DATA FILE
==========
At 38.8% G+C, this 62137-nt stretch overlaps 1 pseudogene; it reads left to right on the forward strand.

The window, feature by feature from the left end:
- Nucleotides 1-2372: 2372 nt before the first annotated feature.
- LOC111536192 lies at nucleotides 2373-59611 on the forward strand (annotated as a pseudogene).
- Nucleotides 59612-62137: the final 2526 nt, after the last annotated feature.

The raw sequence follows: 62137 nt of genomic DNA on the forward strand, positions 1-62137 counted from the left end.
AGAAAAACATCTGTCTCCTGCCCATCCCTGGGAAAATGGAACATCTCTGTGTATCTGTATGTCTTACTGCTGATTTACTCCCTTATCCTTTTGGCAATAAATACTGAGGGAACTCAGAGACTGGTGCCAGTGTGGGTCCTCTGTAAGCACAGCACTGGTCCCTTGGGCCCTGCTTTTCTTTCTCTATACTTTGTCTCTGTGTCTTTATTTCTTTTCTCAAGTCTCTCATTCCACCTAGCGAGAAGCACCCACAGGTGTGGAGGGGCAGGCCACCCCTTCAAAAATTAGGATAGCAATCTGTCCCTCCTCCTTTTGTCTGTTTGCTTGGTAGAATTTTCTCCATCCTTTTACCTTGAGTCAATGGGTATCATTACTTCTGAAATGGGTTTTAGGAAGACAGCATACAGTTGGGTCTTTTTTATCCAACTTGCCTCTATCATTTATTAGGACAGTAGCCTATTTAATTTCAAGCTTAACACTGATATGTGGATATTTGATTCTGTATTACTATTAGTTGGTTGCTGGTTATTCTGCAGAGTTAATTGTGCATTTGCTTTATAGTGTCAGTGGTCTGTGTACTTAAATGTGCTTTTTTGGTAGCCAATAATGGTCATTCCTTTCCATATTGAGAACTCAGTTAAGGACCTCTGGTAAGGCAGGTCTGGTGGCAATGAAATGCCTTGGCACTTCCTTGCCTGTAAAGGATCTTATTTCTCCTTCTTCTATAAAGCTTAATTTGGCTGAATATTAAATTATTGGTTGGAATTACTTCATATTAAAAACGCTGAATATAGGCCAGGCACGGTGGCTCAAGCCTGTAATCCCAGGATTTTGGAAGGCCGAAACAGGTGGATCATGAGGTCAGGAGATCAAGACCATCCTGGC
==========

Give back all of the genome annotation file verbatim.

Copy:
At 38.8% G+C, this 62137-nt stretch overlaps 1 pseudogene; it reads left to right on the forward strand.

The window, feature by feature from the left end:
- Nucleotides 1-2372: 2372 nt before the first annotated feature.
- LOC111536192 lies at nucleotides 2373-59611 on the forward strand (annotated as a pseudogene).
- Nucleotides 59612-62137: the final 2526 nt, after the last annotated feature.

The raw sequence follows: 62137 nt of genomic DNA on the forward strand, positions 1-62137 counted from the left end.
AGAAAAACATCTGTCTCCTGCCCATCCCTGGGAAAATGGAACATCTCTGTGTATCTGTATGTCTTACTGCTGATTTACTCCCTTATCCTTTTGGCAATAAATACTGAGGGAACTCAGAGACTGGTGCCAGTGTGGGTCCTCTGTAAGCACAGCACTGGTCCCTTGGGCCCTGCTTTTCTTTCTCTATACTTTGTCTCTGTGTCTTTATTTCTTTTCTCAAGTCTCTCATTCCACCTAGCGAGAAGCACCCACAGGTGTGGAGGGGCAGGCCACCCCTTCAAAAATTAGGATAGCAATCTGTCCCTCCTCCTTTTGTCTGTTTGCTTGGTAGAATTTTCTCCATCCTTTTACCTTGAGTCAATGGGTATCATTACTTCTGAAATGGGTTTTAGGAAGACAGCATACAGTTGGGTCTTTTTTATCCAACTTGCCTCTATCATTTATTAGGACAGTAGCCTATTTAATTTCAAGCTTAACACTGATATGTGGATATTTGATTCTGTATTACTATTAGTTGGTTGCTGGTTATTCTGCAGAGTTAATTGTGCATTTGCTTTATAGTGTCAGTGGTCTGTGTACTTAAATGTGCTTTTTTGGTAGCCAATAATGGTCATTCCTTTCCATATTGAGAACTCAGTTAAGGACCTCTGGTAAGGCAGGTCTGGTGGCAATGAAATGCCTTGGCACTTCCTTGCCTGTAAAGGATCTTATTTCTCCTTCTTCTATAAAGCTTAATTTGGCTGAATATTAAATTATTGGTTGGAATTACTTCATATTAAAAACGCTGAATATAGGCCAGGCACGGTGGCTCAAGCCTGTAATCCCAGGATTTTGGAAGGCCGAAACAGGTGGATCATGAGGTCAGGAGATCAAGACCATCCTGGC